Rončević also thanked Croatian medical experts Dragan Primorac and Ivan Đikić for their help as well as US Ambassador Robert Kohorst.

More health news can be found in the Lifestyle section.

Friday, 18 January 2019

Fast Food Restaurant Providing Free Meals to the Needy

According to official data, the town of Nova Gradiška has some 12,500 inhabitants. However, the locals say there are about 5,000 people left in the town. Shops, cafes and restaurants were closing down over time until two weeks ago. Then a new fast food restaurant opened in Nova Gradiška, offering pancakes for 10 kuna, sandwiches for 15 kuna and pizzas for 26 kuna. And if you do not have the money to pay – you will not stay hungry, reports RTL on January 18, 2019.

The 21-year-old entrepreneur Dora Vukšić has recently opened the restaurant. It is the first restaurant in Croatia to provide free meals feed to people who do not have enough money to pay. "People contact us on Facebook. They say they want a pancake, we prepare it, write that it is the pancake for that person. Before the person arrives, we pay for it, and the receipt stays with us. They just come to collect the meal,” explained Dora.

Everybody is welcome to come. And the employees of the restaurant guarantee them anonymity. “Most of them contact us over the phone or through the Facebook profile. There have been about a dozen such people, although we expected them to come in larger numbers. Perhaps people are ashamed to come,” Dora said.

Four people are employed in the restaurant and everyone, including Dora, have the same minimum wage. As soon as the business results allow it, she says she will increase everyone’s salaries, with her coming last. She explained that she is still getting used to being an entrepreneur. “I have a seal, and I have to carry it in my bag all the time. Still, I am happy because I know I am working for myself and I know it will be worth it,” said Dora.

The young mom used to work different jobs, including being a cleaner in Munich, Germany. But when she realised that it was not all milk and honey in Germany, she returned to Slavonia. Her fellow citizens are delighted; they say the town has finally woken up.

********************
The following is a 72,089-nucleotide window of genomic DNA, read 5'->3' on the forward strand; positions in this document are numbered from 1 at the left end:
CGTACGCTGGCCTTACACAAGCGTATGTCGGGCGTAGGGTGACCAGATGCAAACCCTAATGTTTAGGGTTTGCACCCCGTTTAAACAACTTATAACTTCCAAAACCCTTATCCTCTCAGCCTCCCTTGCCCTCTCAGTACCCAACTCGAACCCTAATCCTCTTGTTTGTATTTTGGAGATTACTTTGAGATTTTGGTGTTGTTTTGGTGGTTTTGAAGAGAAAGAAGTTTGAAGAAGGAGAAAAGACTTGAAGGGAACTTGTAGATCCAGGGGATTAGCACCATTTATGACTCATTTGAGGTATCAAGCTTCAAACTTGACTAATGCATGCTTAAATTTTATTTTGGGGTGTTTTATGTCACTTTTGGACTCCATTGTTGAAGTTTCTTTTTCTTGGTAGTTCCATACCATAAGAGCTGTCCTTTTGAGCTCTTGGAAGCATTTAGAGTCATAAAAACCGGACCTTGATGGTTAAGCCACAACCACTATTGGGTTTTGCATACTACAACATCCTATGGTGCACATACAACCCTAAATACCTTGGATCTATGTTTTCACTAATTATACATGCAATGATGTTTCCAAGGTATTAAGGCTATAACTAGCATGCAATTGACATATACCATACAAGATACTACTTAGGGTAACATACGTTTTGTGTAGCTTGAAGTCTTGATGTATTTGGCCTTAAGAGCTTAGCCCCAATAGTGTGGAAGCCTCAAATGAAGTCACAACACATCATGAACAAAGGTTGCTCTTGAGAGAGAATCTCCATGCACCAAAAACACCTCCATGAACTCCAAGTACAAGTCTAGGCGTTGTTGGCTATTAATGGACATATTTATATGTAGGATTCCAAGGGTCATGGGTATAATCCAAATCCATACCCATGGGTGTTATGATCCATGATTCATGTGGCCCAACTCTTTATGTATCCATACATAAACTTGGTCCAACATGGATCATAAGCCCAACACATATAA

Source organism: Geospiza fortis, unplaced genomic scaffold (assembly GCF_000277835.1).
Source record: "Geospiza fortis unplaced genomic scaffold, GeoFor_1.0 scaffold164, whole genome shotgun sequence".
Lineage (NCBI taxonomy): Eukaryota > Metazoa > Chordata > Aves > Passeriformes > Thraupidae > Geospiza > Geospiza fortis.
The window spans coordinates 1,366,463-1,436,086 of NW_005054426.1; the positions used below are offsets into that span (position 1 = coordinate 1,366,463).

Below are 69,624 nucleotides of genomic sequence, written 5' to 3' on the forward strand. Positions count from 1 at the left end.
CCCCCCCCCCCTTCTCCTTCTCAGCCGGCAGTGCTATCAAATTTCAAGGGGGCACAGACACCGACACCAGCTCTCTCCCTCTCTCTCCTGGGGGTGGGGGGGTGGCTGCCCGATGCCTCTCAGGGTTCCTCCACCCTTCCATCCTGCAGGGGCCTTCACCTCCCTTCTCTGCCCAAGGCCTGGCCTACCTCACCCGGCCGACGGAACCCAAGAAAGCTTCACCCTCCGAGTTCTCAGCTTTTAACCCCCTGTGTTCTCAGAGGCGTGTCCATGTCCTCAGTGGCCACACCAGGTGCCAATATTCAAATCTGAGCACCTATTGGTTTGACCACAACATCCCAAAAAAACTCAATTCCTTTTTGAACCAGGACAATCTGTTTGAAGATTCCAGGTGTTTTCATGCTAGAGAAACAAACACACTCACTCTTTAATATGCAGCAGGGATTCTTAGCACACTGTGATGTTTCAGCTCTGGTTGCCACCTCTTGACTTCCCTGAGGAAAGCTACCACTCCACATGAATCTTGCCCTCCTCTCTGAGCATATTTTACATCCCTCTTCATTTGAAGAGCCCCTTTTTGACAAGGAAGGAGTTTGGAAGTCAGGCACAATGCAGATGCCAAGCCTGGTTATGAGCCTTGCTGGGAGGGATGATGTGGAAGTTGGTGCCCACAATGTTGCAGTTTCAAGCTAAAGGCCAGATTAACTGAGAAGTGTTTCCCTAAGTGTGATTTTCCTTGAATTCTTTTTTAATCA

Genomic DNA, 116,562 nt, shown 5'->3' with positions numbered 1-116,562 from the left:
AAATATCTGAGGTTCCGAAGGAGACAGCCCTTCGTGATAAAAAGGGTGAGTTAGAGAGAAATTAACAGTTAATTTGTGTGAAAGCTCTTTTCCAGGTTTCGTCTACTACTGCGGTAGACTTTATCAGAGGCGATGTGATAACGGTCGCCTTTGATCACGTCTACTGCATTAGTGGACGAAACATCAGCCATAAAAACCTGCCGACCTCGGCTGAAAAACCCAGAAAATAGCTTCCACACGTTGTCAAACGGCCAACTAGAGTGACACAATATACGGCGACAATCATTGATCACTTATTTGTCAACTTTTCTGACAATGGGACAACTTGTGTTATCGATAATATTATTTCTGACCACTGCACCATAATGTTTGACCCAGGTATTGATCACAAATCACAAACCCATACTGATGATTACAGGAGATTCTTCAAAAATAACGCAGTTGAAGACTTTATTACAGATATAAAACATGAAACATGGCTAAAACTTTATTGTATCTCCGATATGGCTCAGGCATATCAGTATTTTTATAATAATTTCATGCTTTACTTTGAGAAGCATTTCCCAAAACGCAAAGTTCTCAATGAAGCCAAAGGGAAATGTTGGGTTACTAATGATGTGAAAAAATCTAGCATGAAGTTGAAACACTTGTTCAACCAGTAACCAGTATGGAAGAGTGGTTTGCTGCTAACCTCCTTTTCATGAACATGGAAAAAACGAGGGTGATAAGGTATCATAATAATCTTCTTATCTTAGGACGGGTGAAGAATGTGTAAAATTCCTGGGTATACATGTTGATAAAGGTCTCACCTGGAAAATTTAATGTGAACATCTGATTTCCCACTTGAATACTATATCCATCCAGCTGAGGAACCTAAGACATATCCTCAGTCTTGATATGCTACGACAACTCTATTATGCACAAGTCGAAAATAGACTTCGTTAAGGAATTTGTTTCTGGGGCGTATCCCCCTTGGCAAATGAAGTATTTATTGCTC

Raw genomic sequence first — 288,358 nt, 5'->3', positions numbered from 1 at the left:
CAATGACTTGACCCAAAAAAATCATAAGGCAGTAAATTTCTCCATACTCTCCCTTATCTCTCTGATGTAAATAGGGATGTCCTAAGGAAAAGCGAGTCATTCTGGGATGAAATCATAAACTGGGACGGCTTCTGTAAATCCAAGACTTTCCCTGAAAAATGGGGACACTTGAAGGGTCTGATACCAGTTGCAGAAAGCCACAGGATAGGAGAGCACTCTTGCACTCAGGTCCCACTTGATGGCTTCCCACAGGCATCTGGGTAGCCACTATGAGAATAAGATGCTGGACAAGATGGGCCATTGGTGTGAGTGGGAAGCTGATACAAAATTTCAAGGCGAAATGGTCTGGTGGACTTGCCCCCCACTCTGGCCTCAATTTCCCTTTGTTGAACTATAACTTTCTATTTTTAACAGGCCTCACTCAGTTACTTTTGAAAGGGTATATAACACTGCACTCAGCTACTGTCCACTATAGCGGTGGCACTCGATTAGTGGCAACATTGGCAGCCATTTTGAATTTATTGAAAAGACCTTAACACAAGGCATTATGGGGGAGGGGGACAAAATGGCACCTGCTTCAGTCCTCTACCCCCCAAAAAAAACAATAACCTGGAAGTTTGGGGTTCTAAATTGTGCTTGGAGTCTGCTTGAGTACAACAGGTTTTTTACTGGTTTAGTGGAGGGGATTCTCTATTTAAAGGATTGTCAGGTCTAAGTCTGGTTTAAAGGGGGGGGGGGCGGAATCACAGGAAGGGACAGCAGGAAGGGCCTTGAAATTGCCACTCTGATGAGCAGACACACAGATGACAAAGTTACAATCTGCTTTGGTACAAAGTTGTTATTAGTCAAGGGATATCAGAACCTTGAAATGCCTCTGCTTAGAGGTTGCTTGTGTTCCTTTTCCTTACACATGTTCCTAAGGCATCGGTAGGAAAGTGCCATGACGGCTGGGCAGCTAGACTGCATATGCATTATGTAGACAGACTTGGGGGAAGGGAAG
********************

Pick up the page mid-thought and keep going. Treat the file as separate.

About 800 pizzas have come out of the restaurant kitchen since the beginning of the year. The business is doing better than expected, and they need more workers. "We are looking for a kitchen worker, but no one wants to work,” said Dora.

The young team, which feeds those who do not have the money to do it themselves, hopes that other restaurants will follow their example.

More news on charity initiatives in Croatia can be found in the Lifestyle section.

Translated from RTL (reported by Aida Šukurica).

Friday, 16 November 2018

Zagreb Firefighters Racing to Top of Skyscraper to Help Children

The Zagreb city firefighting brigade, in addition to everything they do for citizens 365 days a year, is always ready to invest additional efforts to help the needy. Six years ago, the firefighters launched a charity project, reports Večernji List on November 16, 2018.

The project in question is the Firefighters Stair Challenge to the top of the VMD skyscraper in Strojarska Street, which will this year be held on December 1. Firefighters in full gear and with a breathing apparatus on their backs will compete who will be the first to reach the top of the building. They will climb a total of 31 floors, or 666 stairs. In this way, they will check their readiness to perform their firefighting duties, but also do one more good deed. This year, the race will include junior firefighters as well, who will race four floors.

The money collected by the charity project, all the registration fees and donations, will be used to help the Kolibrići Association, an association of parents of children with life-threatening diseases, primarily for the procurement of a CoughAssist device.

The project has been endorsed by the City of Zagreb. From the very first year, the race has been an international project (with fellow firefighters from Slovenia taking part since the beginning). Every year, there are more and more firefighters participating in the race; last year there were 161 firefighters.

The promotional activities for the race will include a presentation at the Dolac market on November 17, where fire-fighters will train together with members of the Kolibrići association.

All interested citizens can join the project by coming to the race, volunteering their time in the organization of the event, or by donating funds. More info about the event can be found on the website.

For more on charity projects in Croatia, click here.